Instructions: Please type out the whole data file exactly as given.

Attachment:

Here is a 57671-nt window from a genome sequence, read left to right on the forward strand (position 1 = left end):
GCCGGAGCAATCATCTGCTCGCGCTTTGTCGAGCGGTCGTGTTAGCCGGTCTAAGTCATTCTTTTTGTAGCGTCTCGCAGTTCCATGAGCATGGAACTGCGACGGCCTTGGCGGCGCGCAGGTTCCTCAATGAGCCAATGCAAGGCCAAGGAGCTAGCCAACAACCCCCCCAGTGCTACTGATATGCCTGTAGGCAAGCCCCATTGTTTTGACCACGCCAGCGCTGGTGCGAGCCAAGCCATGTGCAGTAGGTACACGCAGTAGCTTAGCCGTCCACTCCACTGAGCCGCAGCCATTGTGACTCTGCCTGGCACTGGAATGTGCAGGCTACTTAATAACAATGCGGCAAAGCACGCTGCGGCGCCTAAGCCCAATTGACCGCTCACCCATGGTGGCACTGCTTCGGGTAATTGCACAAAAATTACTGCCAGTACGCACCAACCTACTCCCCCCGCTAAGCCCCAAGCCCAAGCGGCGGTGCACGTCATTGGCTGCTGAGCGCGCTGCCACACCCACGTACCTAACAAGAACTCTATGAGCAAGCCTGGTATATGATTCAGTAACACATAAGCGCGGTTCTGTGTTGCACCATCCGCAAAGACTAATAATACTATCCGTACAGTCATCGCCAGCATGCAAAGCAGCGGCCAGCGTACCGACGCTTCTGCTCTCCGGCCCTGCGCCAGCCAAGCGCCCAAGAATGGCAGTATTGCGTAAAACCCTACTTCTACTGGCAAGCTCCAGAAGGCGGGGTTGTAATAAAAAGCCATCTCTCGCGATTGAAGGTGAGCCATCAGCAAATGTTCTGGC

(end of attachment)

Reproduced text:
Here is a 57671-nt window from a genome sequence, read left to right on the forward strand (position 1 = left end):
GCCGGAGCAATCATCTGCTCGCGCTTTGTCGAGCGGTCGTGTTAGCCGGTCTAAGTCATTCTTTTTGTAGCGTCTCGCAGTTCCATGAGCATGGAACTGCGACGGCCTTGGCGGCGCGCAGGTTCCTCAATGAGCCAATGCAAGGCCAAGGAGCTAGCCAACAACCCCCCCAGTGCTACTGATATGCCTGTAGGCAAGCCCCATTGTTTTGACCACGCCAGCGCTGGTGCGAGCCAAGCCATGTGCAGTAGGTACACGCAGTAGCTTAGCCGTCCACTCCACTGAGCCGCAGCCATTGTGACTCTGCCTGGCACTGGAATGTGCAGGCTACTTAATAACAATGCGGCAAAGCACGCTGCGGCGCCTAAGCCCAATTGACCGCTCACCCATGGTGGCACTGCTTCGGGTAATTGCACAAAAATTACTGCCAGTACGCACCAACCTACTCCCCCCGCTAAGCCCCAAGCCCAAGCGGCGGTGCACGTCATTGGCTGCTGAGCGCGCTGCCACACCCACGTACCTAACAAGAACTCTATGAGCAAGCCTGGTATATGATTCAGTAACACATAAGCGCGGTTCTGTGTTGCACCATCCGCAAAGACTAATAATACTATCCGTACAGTCATCGCCAGCATGCAAAGCAGCGGCCAGCGTACCGACGCTTCTGCTCTCCGGCCCTGCGCCAGCCAAGCGCCCAAGAATGGCAGTATTGCGTAAAACCCTACTTCTACTGGCAAGCTCCAGAAGGCGGGGTTGTAATAAAAAGCCATCTCTCGCGATTGAAGGTGAGCCATCAGCAAATGTTCTGGC